- Wet AMD happens when VEGF triggers abnormal blood vessel growth in the eye.
- Anti-VEGF injections are the most effective way to reduce and sometimes reverse vision loss from wet AMD.
- An anti-VEGF injection is a fast and relatively pain-free procedure that can be done in the office of an eye professional.
Age-related macular degeneration (AMD) is the most common reason for central vision loss in people ages 65 and over.
AMD is caused by changes to the macula. This is the part of your retina that enables you to read, see fine details, and recognize faces.
There are two types of AMD:
- Dry AMD. The macula slowly gets thinner as time passes, and vision gradually gets blurry.
- Wet AMD. Abnormal blood vessels grow under the macula, triggered by too much vascular endothelial growth factor (VEGF). These vessels leak and can cause rapid loss of vision.
Dry AMD is more common and progresses slower, but wet AMD is more serious. Untreated wet AMD is responsible for most cases of age-related blindness.
However, treatment with anti-VEGF injections has been shown to provide stabilization in up to
VEGF causes the formation of small blood vessels. This is important in areas of your body that need good blood flow, such as your lungs. VEGF can also help with wound healing.
However, too much VEGF in your eyes contributes to the overgrowth and leaking of blood vessels that cause wet AMD.
If you have wet AMD, treatment is aimed at reducing the growth of the abnormal blood vessels under your macula.
Treatments to reduce the amount of blood vessel growth under the macula include:
- Anti-VEGF injections: injections of medication to block VEGF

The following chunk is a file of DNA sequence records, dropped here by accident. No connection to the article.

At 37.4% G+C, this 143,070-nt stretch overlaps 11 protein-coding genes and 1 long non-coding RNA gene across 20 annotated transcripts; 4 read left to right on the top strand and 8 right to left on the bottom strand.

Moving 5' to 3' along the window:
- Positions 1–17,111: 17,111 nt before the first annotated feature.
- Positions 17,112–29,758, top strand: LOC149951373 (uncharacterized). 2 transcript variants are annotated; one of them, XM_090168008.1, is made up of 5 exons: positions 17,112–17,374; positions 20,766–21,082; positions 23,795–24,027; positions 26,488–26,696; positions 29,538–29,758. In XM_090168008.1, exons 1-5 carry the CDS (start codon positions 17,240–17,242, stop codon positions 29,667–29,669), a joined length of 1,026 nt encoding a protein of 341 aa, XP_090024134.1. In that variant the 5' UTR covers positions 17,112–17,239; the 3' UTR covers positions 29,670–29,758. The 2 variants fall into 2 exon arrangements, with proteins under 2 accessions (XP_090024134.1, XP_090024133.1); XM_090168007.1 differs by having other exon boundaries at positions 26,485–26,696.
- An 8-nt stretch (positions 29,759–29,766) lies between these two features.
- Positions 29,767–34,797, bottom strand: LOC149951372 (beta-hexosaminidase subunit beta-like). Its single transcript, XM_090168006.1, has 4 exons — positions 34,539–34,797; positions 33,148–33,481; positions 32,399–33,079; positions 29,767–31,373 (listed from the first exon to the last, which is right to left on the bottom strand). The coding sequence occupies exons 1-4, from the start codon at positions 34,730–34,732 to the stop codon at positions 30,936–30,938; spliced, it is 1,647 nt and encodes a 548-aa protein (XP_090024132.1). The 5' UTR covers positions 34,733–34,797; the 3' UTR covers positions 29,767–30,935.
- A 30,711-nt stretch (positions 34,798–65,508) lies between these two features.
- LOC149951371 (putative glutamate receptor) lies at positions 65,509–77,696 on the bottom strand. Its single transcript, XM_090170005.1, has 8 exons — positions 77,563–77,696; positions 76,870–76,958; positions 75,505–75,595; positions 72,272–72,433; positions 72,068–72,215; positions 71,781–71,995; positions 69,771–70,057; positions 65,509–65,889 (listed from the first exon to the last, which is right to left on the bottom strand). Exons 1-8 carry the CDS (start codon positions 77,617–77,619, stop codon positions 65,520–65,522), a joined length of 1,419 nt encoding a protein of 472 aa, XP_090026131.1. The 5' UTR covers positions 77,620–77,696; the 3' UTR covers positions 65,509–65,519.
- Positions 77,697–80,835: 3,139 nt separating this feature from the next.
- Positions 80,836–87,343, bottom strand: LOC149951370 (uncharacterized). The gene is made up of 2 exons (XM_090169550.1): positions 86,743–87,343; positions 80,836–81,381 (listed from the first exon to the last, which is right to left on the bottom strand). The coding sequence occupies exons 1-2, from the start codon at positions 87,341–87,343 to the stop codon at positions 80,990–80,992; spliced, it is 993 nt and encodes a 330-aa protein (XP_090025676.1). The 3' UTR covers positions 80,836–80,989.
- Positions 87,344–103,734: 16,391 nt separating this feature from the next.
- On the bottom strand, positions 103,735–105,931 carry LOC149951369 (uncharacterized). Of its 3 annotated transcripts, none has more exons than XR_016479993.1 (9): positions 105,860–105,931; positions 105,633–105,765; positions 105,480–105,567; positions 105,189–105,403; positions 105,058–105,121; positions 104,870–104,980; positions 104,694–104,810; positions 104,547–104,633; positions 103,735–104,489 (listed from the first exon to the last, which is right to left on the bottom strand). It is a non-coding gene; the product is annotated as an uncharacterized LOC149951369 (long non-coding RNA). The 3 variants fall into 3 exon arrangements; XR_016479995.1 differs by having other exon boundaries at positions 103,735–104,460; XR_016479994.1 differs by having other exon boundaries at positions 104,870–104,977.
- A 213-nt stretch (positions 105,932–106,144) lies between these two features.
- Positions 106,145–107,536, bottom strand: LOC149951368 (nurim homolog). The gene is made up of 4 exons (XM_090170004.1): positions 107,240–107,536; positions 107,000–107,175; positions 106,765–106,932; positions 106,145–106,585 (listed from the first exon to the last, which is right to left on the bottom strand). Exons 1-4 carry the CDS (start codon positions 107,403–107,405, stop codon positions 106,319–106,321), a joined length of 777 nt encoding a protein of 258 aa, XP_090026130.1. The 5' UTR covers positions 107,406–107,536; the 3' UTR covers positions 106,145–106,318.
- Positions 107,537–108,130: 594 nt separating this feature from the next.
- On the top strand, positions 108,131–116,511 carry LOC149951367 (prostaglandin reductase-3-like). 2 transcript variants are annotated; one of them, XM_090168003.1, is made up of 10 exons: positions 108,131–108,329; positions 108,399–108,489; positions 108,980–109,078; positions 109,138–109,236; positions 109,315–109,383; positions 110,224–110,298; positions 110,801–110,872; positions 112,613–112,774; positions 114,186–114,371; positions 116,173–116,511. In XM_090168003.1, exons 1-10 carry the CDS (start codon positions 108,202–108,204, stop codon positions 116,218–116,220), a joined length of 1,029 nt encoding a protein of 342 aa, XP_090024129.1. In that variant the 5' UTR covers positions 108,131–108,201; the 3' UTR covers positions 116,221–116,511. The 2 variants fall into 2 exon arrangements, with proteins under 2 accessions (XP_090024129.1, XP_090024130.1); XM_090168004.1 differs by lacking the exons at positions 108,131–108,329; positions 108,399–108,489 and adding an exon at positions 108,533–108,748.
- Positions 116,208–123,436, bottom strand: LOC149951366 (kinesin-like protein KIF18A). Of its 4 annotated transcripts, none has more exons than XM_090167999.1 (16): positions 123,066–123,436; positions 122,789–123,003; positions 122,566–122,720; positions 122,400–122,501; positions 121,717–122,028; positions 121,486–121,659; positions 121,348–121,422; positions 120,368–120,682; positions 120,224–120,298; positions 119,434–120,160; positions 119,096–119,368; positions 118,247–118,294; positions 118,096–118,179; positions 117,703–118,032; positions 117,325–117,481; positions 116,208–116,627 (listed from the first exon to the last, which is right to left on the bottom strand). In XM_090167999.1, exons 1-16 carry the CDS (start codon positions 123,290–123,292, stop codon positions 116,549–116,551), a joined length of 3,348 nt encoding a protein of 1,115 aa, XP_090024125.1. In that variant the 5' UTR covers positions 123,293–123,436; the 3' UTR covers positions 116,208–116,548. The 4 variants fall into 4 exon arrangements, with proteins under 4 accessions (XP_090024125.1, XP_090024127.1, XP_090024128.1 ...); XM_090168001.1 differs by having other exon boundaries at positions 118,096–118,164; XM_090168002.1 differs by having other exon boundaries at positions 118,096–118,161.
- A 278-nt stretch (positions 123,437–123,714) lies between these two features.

- Photodynamic therapy: the use of light and medication to clot and block targeted blood vessels
- Photocoagulation: the use of a laser to fuse or destroy targeted blood vessels
Of these three possible treatments, anti-VEGF injections are currently the most common and most effective for wet AMD.
Anti-VEGF injections are one of the most effective ways to reduce and sometimes reverse vision loss from wet AMD.
An ophthalmologist administers these injections to each affected eye at regular intervals, usually every 4 weeks.
Since VEGF is beneficial in other areas of the body, it’s important that anti-VEGF medication go only in your eye and nowhere else.
For this reason, your doctor will use an injection to place the medication directly into your vitreous cavity. This is the fluid-filled space in your eye between your lens and retina.
What’s in the injection?
Several different injections are typically recommended for treatment of wet AMD.
Each injection contains a different anti-VEGF medication in a sterile solution, in addition to other ingredients that help the injection work.
In each case, aptamers — chemically synthesized short strands of RNA (nucleic acid) — prevent the VEGF from binding to its receptor.
There are currently four types of anti-VEGF injections used to treat wet AMD:
- aflibercept (brand name Eylea)
- bevacizumab (brand name Avastin)
- brolucizumab (brand name Beovu)
- ranibizumab (brand name Lucentis)
How the injections work
VEGF travels in your blood. It interacts with receptor sites in the lining of blood vessels, called the endothelium.